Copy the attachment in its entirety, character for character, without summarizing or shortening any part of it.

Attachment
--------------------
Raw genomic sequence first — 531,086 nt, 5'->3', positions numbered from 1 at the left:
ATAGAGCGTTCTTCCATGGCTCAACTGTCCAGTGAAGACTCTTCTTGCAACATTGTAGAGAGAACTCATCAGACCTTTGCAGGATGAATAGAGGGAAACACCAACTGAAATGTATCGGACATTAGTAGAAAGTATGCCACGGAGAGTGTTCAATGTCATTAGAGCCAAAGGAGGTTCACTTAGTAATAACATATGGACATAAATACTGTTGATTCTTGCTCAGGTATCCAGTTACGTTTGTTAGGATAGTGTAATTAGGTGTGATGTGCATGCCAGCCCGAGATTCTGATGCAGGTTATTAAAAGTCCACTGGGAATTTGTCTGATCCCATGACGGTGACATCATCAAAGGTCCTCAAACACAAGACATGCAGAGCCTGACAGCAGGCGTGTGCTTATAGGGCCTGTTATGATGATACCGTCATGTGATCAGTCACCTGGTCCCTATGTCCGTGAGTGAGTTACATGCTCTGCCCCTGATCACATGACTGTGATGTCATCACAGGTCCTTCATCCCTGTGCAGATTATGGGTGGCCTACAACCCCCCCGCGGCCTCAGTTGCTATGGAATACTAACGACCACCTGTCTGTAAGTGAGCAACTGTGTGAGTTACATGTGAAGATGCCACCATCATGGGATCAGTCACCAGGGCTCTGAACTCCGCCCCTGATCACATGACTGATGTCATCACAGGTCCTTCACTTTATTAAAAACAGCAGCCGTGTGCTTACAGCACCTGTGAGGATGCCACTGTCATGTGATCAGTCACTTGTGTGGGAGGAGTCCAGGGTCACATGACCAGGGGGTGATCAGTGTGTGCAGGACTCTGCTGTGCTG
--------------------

Raw genomic sequence first — 531,086 nt, 5'->3', positions numbered from 1 at the left:
ATAGAGCGTTCTTCCATGGCTCAACTGTCCAGTGAAGACTCTTCTTGCAACATTGTAGAGAGAACTCATCAGACCTTTGCAGGATGAATAGAGGGAAACACCAACTGAAATGTATCGGACATTAGTAGAAAGTATGCCACGGAGAGTGTTCAATGTCATTAGAGCCAAAGGAGGTTCACTTAGTAATAACATATGGACATAAATACTGTTGATTCTTGCTCAGGTATCCAGTTACGTTTGTTAGGATAGTGTAATTAGGTGTGATGTGCATGCCAGCCCGAGATTCTGATGCAGGTTATTAAAAGTCCACTGGGAATTTGTCTGATCCCATGACGGTGACATCATCAAAGGTCCTCAAACACAAGACATGCAGAGCCTGACAGCAGGCGTGTGCTTATAGGGCCTGTTATGATGATACCGTCATGTGATCAGTCACCTGGTCCCTATGTCCGTGAGTGAGTTACATGCTCTGCCCCTGATCACATGACTGTGATGTCATCACAGGTCCTTCATCCCTGTGCAGATTATGGGTGGCCTACAACCCCCCCGCGGCCTCAGTTGCTATGGAATACTAACGACCACCTGTCTGTAAGTGAGCAACTGTGTGAGTTACATGTGAAGATGCCACCATCATGGGATCAGTCACCAGGGCTCTGAACTCCGCCCCTGATCACATGACTGATGTCATCACAGGTCCTTCACTTTATTAAAAACAGCAGCCGTGTGCTTACAGCACCTGTGAGGATGCCACTGTCATGTGATCAGTCACTTGTGTGGGAGGAGTCCAGGGTCACATGACCAGGGGGTGATCAGTGTGTGCAGGACTCTGCTGTGCTG